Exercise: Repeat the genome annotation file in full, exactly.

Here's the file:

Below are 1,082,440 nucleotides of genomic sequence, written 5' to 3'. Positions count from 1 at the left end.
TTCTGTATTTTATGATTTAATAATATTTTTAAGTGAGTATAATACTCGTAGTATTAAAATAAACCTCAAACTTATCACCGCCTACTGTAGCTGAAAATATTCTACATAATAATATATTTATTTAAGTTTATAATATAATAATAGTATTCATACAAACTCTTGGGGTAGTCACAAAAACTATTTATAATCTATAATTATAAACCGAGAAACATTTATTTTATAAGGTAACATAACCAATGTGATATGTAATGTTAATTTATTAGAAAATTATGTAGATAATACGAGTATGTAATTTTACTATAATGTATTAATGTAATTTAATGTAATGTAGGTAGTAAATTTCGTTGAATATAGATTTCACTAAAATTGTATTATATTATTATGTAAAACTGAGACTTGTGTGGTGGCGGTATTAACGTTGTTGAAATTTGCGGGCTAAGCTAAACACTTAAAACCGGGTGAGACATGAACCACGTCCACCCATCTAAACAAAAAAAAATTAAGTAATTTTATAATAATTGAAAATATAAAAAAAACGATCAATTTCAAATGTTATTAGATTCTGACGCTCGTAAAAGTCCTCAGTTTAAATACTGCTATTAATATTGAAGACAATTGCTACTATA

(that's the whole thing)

Below are 1,082,440 nucleotides of genomic sequence, written 5' to 3'. Positions count from 1 at the left end.
TTCTGTATTTTATGATTTAATAATATTTTTAAGTGAGTATAATACTCGTAGTATTAAAATAAACCTCAAACTTATCACCGCCTACTGTAGCTGAAAATATTCTACATAATAATATATTTATTTAAGTTTATAATATAATAATAGTATTCATACAAACTCTTGGGGTAGTCACAAAAACTATTTATAATCTATAATTATAAACCGAGAAACATTTATTTTATAAGGTAACATAACCAATGTGATATGTAATGTTAATTTATTAGAAAATTATGTAGATAATACGAGTATGTAATTTTACTATAATGTATTAATGTAATTTAATGTAATGTAGGTAGTAAATTTCGTTGAATATAGATTTCACTAAAATTGTATTATATTATTATGTAAAACTGAGACTTGTGTGGTGGCGGTATTAACGTTGTTGAAATTTGCGGGCTAAGCTAAACACTTAAAACCGGGTGAGACATGAACCACGTCCACCCATCTAAACAAAAAAAAATTAAGTAATTTTATAATAATTGAAAATATAAAAAAAACGATCAATTTCAAATGTTATTAGATTCTGACGCTCGTAAAAGTCCTCAGTTTAAATACTGCTATTAATATTGAAGACAATTGCTACTATA